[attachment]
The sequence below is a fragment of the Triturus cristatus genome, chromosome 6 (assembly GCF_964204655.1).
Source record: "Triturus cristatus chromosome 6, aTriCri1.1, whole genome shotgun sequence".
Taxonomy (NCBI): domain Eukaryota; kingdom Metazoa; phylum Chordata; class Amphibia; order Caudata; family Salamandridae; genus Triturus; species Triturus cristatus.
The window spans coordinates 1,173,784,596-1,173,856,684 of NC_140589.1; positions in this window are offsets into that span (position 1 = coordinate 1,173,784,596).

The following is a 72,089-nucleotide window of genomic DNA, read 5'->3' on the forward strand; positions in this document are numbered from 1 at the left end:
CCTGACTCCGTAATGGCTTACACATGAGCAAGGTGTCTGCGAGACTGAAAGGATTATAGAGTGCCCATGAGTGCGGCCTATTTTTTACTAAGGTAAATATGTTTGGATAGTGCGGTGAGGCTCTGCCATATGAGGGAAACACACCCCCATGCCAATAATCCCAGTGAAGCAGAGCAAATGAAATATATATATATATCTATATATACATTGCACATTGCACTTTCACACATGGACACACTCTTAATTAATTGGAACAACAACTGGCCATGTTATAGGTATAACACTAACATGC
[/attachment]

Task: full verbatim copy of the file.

The sequence below is a fragment of the Triturus cristatus genome, chromosome 6 (assembly GCF_964204655.1).
Source record: "Triturus cristatus chromosome 6, aTriCri1.1, whole genome shotgun sequence".
Taxonomy (NCBI): domain Eukaryota; kingdom Metazoa; phylum Chordata; class Amphibia; order Caudata; family Salamandridae; genus Triturus; species Triturus cristatus.
The window spans coordinates 1,173,784,596-1,173,856,684 of NC_140589.1; positions in this window are offsets into that span (position 1 = coordinate 1,173,784,596).

The following is a 72,089-nucleotide window of genomic DNA, read 5'->3' on the forward strand; positions in this document are numbered from 1 at the left end:
CCTGACTCCGTAATGGCTTACACATGAGCAAGGTGTCTGCGAGACTGAAAGGATTATAGAGTGCCCATGAGTGCGGCCTATTTTTTACTAAGGTAAATATGTTTGGATAGTGCGGTGAGGCTCTGCCATATGAGGGAAACACACCCCCATGCCAATAATCCCAGTGAAGCAGAGCAAATGAAATATATATATATATCTATATATACATTGCACATTGCACTTTCACACATGGACACACTCTTAATTAATTGGAACAACAACTGGCCATGTTATAGGTATAACACTAACATGC